After the primate had concluded his speech, Canon J.A.F. Gregg (then professor of Divinity at Trinity College Dublin and a canon of St Patrick’s cathedral, later to be archbishop of Dublin) presented the petition signed by ‘1,125 women members of the Church’ praying that the General Synod might be pleased to amend chapter III of the Constitution. It was agreed that the motion and debate would be postponed until the following day at 3.30pm when Mr Justice Madden [High Court Judge John Madden] who seconded the motion was available to participate.
In spite of Canon Gregg’s and Judge Madden’s best efforts, the response from other speakers at the synod was mainly negative – revealing the difficulties of the more liberal–minded and progressive to move things forward as the online presentation shows. A last ditch effort to amend the motion to deal only with the vestry representation and leave the churchwarden and nominator issues for another time failed, and following a vote both this amendment and original motion were heavily defeated.
In his annotated remarks (added to the volume after he had gummed in the press cuttings) Walsh revealed his own views on ‘the female franchise’ issue. He does not appear surprised that the motion was heavily defeated: it had been opposed by both clergy and laymen in populous parishes where the balance of numbers on vestries was not an issue; clergy who might have been more willing to support the controversial motion appeared ‘afraid to show their colours’, and left the synod hall before the vote was taken; while the ‘chief supporters of the motion were clergy and laity representing parishes with only small populations’ where he emphasised with an underline ‘ladies’ – but not ‘suffragettes’ might be franchised.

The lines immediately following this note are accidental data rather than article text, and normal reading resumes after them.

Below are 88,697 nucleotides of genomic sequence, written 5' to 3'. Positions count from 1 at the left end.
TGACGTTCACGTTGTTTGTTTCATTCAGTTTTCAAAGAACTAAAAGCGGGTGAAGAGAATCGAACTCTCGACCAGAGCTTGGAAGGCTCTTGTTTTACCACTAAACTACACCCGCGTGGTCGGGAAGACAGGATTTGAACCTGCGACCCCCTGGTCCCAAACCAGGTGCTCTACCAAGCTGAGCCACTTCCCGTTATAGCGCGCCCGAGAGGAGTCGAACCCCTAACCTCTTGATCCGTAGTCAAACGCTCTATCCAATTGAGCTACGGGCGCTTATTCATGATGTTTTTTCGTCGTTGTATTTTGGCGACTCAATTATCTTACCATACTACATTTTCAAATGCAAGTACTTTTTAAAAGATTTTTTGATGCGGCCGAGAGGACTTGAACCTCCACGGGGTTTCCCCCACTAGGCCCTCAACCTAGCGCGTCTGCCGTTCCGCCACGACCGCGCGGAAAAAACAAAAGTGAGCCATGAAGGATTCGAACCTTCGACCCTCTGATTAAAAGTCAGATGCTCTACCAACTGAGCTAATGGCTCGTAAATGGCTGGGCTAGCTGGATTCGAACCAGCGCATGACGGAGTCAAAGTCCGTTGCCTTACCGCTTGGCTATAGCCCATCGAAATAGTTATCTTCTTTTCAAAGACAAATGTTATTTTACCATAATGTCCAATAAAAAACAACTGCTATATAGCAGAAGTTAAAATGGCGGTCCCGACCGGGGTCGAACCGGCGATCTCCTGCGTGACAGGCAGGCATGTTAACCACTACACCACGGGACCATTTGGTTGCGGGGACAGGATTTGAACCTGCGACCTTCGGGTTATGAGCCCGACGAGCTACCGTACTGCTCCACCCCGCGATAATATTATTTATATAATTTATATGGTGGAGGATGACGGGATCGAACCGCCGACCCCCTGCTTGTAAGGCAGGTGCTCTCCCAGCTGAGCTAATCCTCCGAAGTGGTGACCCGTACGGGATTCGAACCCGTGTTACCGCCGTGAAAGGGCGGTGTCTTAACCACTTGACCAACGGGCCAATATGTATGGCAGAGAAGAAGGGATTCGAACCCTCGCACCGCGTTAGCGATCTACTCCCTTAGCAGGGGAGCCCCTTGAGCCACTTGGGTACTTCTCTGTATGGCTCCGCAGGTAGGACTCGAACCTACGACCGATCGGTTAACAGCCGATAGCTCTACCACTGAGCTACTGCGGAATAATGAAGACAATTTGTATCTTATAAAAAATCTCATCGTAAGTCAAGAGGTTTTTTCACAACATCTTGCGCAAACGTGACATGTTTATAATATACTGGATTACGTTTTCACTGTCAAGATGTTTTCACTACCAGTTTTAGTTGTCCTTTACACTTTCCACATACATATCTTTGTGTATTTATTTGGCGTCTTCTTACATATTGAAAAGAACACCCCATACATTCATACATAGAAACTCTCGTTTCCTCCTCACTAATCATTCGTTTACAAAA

Indeed, it would take a further six years before the Church of Ireland constitution (www.ireland.anglican.org/constitution) was amended to allow women to be included on the register of vestrymen [sic]. Women were not permitted to serve as churchwardens and parochial nominators until the constitution was consolidated in 1947; whilst the terms ‘vestrymen’ and ‘synodsmen’ (as opposed to vestry and synod ‘member’) continued to be used to describe members of these representative bodies – irrespective of their gender – until 1960. Thanks to Archdeacon Walsh’s painstaking compilations of press cuttings (MS 297 at the RCB Library) we are enlightened on a whole range of issues about the nature of decision–making and modest pace of change within the central structures of the Church, 100 years ago.
To view the online presentation, see: www.ireland.anglican.org/library/archive
For further information please contact:
Dr Susan Hood